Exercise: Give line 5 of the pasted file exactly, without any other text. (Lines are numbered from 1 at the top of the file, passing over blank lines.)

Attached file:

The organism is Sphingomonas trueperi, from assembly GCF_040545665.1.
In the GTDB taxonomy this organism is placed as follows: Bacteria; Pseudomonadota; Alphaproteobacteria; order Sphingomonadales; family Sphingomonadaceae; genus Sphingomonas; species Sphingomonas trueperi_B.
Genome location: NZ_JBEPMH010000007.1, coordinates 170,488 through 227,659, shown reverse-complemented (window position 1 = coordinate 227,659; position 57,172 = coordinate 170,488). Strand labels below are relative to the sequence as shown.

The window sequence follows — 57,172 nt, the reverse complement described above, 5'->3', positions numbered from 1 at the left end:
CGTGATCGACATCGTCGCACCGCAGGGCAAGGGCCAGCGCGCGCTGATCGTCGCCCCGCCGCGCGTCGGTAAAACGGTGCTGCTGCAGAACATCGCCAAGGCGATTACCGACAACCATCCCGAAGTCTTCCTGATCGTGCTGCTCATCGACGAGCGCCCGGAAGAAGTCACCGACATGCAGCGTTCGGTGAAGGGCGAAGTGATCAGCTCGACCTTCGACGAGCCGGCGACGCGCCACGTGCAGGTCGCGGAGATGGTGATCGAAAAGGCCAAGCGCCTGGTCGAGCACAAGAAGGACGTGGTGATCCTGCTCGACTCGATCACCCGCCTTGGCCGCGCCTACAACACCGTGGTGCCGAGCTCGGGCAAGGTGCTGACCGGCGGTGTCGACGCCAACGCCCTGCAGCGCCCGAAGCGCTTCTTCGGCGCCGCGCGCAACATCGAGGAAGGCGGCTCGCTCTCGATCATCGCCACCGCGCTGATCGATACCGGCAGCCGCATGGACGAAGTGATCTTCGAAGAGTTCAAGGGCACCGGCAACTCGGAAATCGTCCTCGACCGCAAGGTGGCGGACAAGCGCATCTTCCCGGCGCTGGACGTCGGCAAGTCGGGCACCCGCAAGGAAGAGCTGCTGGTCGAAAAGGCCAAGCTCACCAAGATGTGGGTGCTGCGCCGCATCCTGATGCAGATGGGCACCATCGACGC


CGTGATCGACATCGTCGCACCGCAGGGCAAGGGCCAGCGCGCGCTGATCGTCGCCCCGCCGCGCGTCGGTAAAACGGTGCTGCTGCAGAACATCGCCAAGGCGATTACCGACAACCATCCCGAAGTCTTCCTGATCGTGCTGCTCATCGACGAGCGCCCGGAAGAAGTCACCGACATGCAGCGTTCGGTGAAGGGCGAAGTGATCAGCTCGACCTTCGACGAGCCGGCGACGCGCCACGTGCAGGTCGCGGAGATGGTGATCGAAAAGGCCAAGCGCCTGGTCGAGCACAAGAAGGACGTGGTGATCCTGCTCGACTCGATCACCCGCCTTGGCCGCGCCTACAACACCGTGGTGCCGAGCTCGGGCAAGGTGCTGACCGGCGGTGTCGACGCCAACGCCCTGCAGCGCCCGAAGCGCTTCTTCGGCGCCGCGCGCAACATCGAGGAAGGCGGCTCGCTCTCGATCATCGCCACCGCGCTGATCGATACCGGCAGCCGCATGGACGAAGTGATCTTCGAAGAGTTCAAGGGCACCGGCAACTCGGAAATCGTCCTCGACCGCAAGGTGGCGGACAAGCGCATCTTCCCGGCGCTGGACGTCGGCAAGTCGGGCACCCGCAAGGAAGAGCTGCTGGTCGAAAAGGCCAAGCTCACCAAGATGTGGGTGCTGCGCCGCATCCTGATGCAGATGGGCACCATCGACGC